Bob James constructs a mirror grinding machine to help make 12 10-inch f/5.6 mirrors for the "Portascope" telescopes for grazing occultation work. The meeting hall in the Quonset essentially becomes a factory for the portascopes over the next 3 years. Introduction of the Yard Key which opens the gate and shuts off the street lamp.

MAS 10" f/5.6 Portascope

Photo from: Wikimedia Commons

 

1971

A clock drive is installed on the B-Scope. Twelve MAS members observe total solar eclipse in eastern Canada; eighth eclipse expedition for Halbach. The first 10-inch graze telescope is shown at the January dinner meeting. High winds blow down the radio telescope, damaging it beyond repair.  

 

1972

With frustration with the performance of the B-Scope (the clock drive is still not working), Bill Collins suggests that "The Klunk" (his assessment of that scope) be placed in one of the runoff sheds and a new and larger instrument be put in the B-Dome. He gets permission to place an ad in Sky & Telescope for a large mirror blank in any grinding phase. He receives 3 responses, but one of them is a standout: a 26" mirror blank that the owner claims to be one of two trial pourings by the Corning Glass Works in 1934 for the 200-inch Palomar Telescope mirror. The disc has been ground previously (but not aluminized) with a curve of f/2. Longtime MAS member Cora Zemlock donates money to buy the mirror and to have it shipped.

Work on a Comet Seeker progresses. The cab is basically completed and the pier is poured. But this is as far as the project will ever progress.

Cab for the comet seeker.

The "cab" for the Comet Seeker. This would have sat at the top of the concrete pier. It had a steering wheel so the it could be rotated.

Pier for the comet seeker.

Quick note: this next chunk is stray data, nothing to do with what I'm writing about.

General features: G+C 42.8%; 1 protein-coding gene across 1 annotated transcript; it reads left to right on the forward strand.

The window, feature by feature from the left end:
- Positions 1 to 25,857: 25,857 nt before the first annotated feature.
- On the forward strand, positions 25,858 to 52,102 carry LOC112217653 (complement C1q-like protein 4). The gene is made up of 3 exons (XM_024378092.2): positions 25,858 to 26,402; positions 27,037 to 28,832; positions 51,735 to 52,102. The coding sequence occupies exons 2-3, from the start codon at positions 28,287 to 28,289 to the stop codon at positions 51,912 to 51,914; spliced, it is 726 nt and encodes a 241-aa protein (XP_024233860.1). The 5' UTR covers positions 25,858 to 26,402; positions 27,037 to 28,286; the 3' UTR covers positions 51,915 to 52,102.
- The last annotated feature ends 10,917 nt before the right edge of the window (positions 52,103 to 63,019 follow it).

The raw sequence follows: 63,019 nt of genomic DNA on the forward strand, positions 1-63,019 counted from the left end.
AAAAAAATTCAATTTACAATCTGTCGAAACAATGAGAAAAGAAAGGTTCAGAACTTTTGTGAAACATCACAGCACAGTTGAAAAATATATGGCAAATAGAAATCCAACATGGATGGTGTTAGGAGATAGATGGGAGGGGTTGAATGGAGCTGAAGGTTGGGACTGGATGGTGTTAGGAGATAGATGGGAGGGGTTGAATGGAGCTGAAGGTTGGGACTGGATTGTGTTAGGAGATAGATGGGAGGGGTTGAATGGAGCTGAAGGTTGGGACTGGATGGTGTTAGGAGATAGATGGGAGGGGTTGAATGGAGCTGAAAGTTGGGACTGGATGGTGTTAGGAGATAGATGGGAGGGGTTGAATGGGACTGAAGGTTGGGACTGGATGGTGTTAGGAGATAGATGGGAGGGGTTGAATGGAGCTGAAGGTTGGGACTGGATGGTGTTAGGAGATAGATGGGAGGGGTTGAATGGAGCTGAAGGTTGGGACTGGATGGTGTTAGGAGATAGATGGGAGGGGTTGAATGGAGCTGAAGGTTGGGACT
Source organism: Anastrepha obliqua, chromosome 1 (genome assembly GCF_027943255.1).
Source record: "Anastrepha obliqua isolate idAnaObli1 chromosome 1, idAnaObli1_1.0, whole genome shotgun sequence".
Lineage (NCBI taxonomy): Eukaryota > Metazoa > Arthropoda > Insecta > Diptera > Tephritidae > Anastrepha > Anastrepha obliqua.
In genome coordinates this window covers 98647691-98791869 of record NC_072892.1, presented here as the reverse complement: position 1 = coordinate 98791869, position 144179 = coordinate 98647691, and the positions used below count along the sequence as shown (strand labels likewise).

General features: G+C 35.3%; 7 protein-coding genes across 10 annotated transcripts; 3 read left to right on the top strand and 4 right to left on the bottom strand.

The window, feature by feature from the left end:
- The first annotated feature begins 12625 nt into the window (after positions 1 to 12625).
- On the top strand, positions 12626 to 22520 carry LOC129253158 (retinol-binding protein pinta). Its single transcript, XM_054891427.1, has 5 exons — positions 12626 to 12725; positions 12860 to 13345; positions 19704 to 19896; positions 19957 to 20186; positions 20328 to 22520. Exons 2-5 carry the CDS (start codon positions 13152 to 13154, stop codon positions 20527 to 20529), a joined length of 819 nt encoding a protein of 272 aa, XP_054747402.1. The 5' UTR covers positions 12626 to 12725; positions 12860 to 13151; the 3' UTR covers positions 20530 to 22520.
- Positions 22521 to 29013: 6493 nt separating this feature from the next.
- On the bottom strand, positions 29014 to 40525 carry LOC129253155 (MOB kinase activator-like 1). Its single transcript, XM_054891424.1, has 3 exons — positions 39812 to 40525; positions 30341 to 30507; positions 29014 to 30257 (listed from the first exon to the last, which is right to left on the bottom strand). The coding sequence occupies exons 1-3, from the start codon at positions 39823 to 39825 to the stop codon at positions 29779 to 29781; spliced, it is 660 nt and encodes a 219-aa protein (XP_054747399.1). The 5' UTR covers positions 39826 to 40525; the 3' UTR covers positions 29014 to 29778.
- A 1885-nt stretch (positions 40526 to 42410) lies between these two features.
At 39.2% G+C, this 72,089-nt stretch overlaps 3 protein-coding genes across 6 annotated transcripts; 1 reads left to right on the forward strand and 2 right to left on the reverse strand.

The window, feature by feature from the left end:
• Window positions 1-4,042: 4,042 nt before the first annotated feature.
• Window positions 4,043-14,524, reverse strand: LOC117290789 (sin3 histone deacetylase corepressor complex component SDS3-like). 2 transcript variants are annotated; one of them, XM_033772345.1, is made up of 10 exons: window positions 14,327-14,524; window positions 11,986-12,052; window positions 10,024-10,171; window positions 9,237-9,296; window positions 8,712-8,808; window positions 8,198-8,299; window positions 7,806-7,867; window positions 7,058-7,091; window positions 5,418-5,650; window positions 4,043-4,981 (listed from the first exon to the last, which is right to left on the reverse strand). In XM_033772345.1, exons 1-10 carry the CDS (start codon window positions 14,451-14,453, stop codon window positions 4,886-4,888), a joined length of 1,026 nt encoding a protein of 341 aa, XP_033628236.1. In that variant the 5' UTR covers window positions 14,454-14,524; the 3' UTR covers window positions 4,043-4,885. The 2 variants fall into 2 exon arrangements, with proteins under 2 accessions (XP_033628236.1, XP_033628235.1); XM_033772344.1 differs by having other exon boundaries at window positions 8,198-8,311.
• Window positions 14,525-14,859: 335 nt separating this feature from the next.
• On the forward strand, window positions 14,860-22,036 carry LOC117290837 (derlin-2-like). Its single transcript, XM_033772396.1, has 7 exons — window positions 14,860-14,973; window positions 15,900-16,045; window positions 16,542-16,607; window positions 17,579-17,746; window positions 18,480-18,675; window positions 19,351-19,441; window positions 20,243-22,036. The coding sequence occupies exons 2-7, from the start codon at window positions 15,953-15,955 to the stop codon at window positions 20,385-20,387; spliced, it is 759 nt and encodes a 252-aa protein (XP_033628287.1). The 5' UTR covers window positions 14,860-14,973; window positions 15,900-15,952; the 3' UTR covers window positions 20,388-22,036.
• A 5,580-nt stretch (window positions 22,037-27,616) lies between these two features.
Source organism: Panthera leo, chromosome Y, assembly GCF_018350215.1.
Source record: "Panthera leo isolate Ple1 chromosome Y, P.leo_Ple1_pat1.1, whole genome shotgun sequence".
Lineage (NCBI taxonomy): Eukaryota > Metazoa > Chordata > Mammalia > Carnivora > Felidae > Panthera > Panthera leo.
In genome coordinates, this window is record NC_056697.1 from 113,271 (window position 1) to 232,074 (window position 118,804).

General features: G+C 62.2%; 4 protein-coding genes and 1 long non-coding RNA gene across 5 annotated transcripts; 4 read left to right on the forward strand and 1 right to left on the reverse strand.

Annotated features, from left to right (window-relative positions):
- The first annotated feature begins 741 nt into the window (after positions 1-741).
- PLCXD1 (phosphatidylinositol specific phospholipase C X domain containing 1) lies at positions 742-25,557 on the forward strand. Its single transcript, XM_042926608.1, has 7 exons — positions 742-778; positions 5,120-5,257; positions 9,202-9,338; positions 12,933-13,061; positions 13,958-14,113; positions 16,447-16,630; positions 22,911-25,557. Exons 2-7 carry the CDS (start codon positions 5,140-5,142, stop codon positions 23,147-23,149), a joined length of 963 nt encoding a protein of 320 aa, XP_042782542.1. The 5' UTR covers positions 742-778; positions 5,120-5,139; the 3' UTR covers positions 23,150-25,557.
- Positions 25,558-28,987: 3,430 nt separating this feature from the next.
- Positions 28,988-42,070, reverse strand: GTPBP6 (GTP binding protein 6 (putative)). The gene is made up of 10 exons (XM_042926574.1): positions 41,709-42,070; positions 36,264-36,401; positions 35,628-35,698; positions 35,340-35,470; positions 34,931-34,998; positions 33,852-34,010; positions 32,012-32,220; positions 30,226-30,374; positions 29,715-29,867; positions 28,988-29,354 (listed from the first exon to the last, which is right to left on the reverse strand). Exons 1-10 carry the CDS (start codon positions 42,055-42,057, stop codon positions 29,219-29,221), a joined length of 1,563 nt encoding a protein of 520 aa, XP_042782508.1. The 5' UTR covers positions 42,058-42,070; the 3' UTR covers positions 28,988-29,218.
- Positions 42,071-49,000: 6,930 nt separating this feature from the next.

The Comet Seeker pier. Though it sat on solid concrete, the the column was a prefabricated concrete tube and not completely solid.

1973

Bill Albrecht begins the process of planning for the 26" telescope. He starts by looking for a new site for the large telescope and a future move for all equipment. Also, he starts work on design and drawings for the telescope.  

 

1974

12 graze telescopes (aka Portascopes) are finished. Ed Halbach accepts an award from the Royal Astronomical Society of Canada for the Portascope design. Halbach starts MAS on the Eclipsing Binary Program to determine periodicity of EB stars. The B-Scope is renovated.

Portascopes in 1974. Project completed. Bill Collins.

1974 - Portascopes completed. Bill Collins.

Portascopes completed. 11 of 12. 1974

1974 - 11 of the 12 completed Portascopes.

There is great excitement over the arrival of Comet Kohoutek (advertised as the Comet of the Century) which will be at maximum during the winter. The MAS decides to hold a special open house at Whitnall Park to accommodate the expected crowds and 25 members came to help. 1150 people come out in the cold and are largely disappointed as it wasn't even the comet of the year. 

Membership dues are increased to $20.

 

1975

The societies purposes were restated; twofold: education and research.

The A Dome is now power driven. Halbach notes that generally 17 telescopes are available for use at the observatory. MAS wins an award for the design of our Portascopes.

Plans for the 26" telescope are being revisited as it seems the time has come to move on the whole project. A formal request will be made for the AC Delco Dome by Bill Albrecht. Help in dismantling the dome may be received from Mr. Nagy of Spancrete Company.

The Story About the Delco Dome